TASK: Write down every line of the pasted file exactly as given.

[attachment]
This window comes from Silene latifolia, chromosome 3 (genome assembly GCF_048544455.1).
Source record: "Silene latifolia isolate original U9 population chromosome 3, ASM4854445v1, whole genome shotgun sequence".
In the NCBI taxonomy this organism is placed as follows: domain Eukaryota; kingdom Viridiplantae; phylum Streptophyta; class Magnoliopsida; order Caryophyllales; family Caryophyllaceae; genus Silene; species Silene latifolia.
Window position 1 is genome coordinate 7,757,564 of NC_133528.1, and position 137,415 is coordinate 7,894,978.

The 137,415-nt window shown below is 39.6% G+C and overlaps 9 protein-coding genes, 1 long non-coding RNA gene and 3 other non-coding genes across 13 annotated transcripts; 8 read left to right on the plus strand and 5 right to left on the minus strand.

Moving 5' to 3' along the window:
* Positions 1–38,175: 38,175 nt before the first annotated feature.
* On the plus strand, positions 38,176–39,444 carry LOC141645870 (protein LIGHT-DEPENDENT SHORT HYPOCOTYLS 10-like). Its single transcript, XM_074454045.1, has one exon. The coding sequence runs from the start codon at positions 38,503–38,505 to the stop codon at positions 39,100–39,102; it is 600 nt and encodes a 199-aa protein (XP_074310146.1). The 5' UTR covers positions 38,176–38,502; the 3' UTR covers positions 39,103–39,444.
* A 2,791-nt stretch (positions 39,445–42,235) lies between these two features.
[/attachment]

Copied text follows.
This window comes from Silene latifolia, chromosome 3 (genome assembly GCF_048544455.1).
Source record: "Silene latifolia isolate original U9 population chromosome 3, ASM4854445v1, whole genome shotgun sequence".
In the NCBI taxonomy this organism is placed as follows: domain Eukaryota; kingdom Viridiplantae; phylum Streptophyta; class Magnoliopsida; order Caryophyllales; family Caryophyllaceae; genus Silene; species Silene latifolia.
Window position 1 is genome coordinate 7,757,564 of NC_133528.1, and position 137,415 is coordinate 7,894,978.

The 137,415-nt window shown below is 39.6% G+C and overlaps 9 protein-coding genes, 1 long non-coding RNA gene and 3 other non-coding genes across 13 annotated transcripts; 8 read left to right on the plus strand and 5 right to left on the minus strand.

Moving 5' to 3' along the window:
* Positions 1–38,175: 38,175 nt before the first annotated feature.
* On the plus strand, positions 38,176–39,444 carry LOC141645870 (protein LIGHT-DEPENDENT SHORT HYPOCOTYLS 10-like). Its single transcript, XM_074454045.1, has one exon. The coding sequence runs from the start codon at positions 38,503–38,505 to the stop codon at positions 39,100–39,102; it is 600 nt and encodes a 199-aa protein (XP_074310146.1). The 5' UTR covers positions 38,176–38,502; the 3' UTR covers positions 39,103–39,444.
* A 2,791-nt stretch (positions 39,445–42,235) lies between these two features.